A Surprise Bird

I got a surprise bird for my Big Half Year fundraiser for the Friends of Sax Zim Bog...a Townsend's Solitaire a mere three miles from my house. This bird is a bit out of range. And normally, I'm not much of a chaser in Minnesota, I've seen this bird before in its usual range and years ago at bird festival in northern Minnesota but when I've tried to chase wayward solitaires in the Twin Cities, I have zero luck. As a matter of fact, Friday was my third trip to cemetery to look for the bird. cemetery



I'd seen the report right away on my BirdsEye app and headed out the first day.  No luck.  I tried again...no luck. I saw on Facebook that some local birders were getting it, so I gave it one more try on Friday. We had about nine inches of snow this week and when I arrived at the cemetery, I could see where birders had been looking for the solitaire. I meandered around for about an hour and didn't even see a bird let alone a solitaire. Usually this cemetery has the usual suspects (cardinals and chickadees) and currently a boat load of pine siskins.

coopers hawk iphone


Then I found the reason why...what I at first thought was a sharp-shinned hawk. It was large so I figured female. The head looked rounded and it was a smaller bird. This is a photo I took with my iPhone and scope.



The hawk was in no hurry to leave and preened its feathers for quite awhile. This photo was with my Nikon V1 and Swarovski ATX scope. As the bird was moving around, I realized that it may not be a sharp-shinned hawk, but was probably a male Cooper's hawk. Here's a great break down down between sharp-shinned and Cooper's hawks.

Coopers hawk

Even though while preening the bird's head looks rounded, the back of the head is lighter than the cap and the white band on the tip of the tail is very thick, so it has to be a Cooper's hawk. While it was preening, the poor thing got one of its belly feathers caught in its eye. But I didn't have an accipiter yet for my big year, so this was bird number 61.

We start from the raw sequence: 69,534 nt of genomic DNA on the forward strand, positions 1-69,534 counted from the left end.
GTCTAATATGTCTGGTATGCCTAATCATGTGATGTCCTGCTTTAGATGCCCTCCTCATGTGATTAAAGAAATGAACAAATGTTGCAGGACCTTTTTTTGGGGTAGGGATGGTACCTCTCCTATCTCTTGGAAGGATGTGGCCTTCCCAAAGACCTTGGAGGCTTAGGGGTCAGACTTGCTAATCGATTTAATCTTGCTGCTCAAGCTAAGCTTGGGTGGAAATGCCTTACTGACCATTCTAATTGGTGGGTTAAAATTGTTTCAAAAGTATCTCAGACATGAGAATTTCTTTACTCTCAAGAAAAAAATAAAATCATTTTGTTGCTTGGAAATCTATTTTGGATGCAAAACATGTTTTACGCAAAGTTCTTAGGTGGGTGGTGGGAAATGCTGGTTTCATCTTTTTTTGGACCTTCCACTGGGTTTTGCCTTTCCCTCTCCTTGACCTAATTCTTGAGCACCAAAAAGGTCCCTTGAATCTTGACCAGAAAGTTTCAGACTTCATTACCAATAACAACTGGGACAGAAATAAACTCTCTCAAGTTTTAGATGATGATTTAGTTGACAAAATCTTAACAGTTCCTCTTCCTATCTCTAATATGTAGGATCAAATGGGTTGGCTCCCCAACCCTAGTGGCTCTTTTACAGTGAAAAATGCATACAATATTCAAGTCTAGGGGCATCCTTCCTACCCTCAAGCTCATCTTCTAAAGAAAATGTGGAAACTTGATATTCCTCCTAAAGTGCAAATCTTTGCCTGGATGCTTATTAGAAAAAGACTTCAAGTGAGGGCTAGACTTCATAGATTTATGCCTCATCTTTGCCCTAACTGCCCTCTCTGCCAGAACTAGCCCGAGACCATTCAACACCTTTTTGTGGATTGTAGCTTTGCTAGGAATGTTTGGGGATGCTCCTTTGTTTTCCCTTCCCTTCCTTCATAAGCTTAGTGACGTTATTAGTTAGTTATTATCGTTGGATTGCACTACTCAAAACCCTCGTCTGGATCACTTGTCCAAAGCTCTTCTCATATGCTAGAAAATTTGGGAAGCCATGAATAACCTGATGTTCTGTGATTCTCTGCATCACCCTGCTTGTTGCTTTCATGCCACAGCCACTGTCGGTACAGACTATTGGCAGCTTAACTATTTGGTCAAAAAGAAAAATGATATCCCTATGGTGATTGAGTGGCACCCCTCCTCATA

Eventually the Coops flew off and I waited for bird activity to resume. Despite all the snow, cardinals started singing cautiously, soon followed by house finches and pine siskins. I watched all the juniper trees with berries to no avail.  I staked out the spots the bird had been reported on eBird and scanned and canned the junipers with the most berries. After two hours of lurking in the cemetery, I decided to head home.  I needed to grab one more ingredient for dinner anyway. I sent Non Birding Bill a text to give him a head's up that I was going to be home soon...some of the following conversation may be edited:

Me: Screw this solitaire

NBB: And yet I know that's not an autocorrect problem

Me: -_-

I packed up my scope, binoculars and camera, put them in my trunk and started the I car. Then I began to leave the cemetery and a robin sized bird flew over the road and I knew, I just knew that was the frickin' solitaire. I stopped and texted NBB again:

Me: Holy crap, I just saw the solitaire!

I scurried to get get my scope and camera out, angle my equipment so the solitaire was in good light and...

Townsend's Solitaire


As if making up for all the times I'd been out to look for it this week, the bird perched in perfect light. Someone driving by saw me take my scope out of the trunk and pulled over. "I saw you take your scope out, do you have it?"

townsends solitaire


And I was happy to give him a look.  His wife showed up a few minutes later and they were kind enough to stay with the solitaire while I did a loop around the cemetery to see if anyone else was around to see it. Apparently the three of us were the last in the Twin Cities to get the Townsend's solitaire, no one else was around.

And now I have bird number 62 for my Big Half Year. I was kind of taking a break this week to catch up on work because I have some insane travel coming the second half of March and early April that should really bump up my bird numbers, but a solitaire was too good to pass up.

If you don't know what my Big Half Year is, it is a fundraiser for the Friends of Sax Zim Bog to help build a visitor center for all the birders who go up there to see great gray owls, northern hawk owls, boreal chickadees and well just all the cool birds you can see there.  I don't care if you donate on my behalf or any of the other really cool birders fundraising for the cause, so long as you donate.  The minimum amount is $10.  So if you have ever visited the bog or plan to, consider donating what you can.  The visitor center will help guide people to a better birding experience and help them avoid some of the weirder parts of the bog (like the scary guy who chases you off the public Stickney Road).

My goal is to see how many different bird species I can digiscope from January 1 through June 30 (though I may keep it up for the rest of the year because I like the challenge). To see all of my digiscoped photos for the Big Half Year, check my Flickr Album.

I'm already half past my goal, so thank you everyone who has donated so far!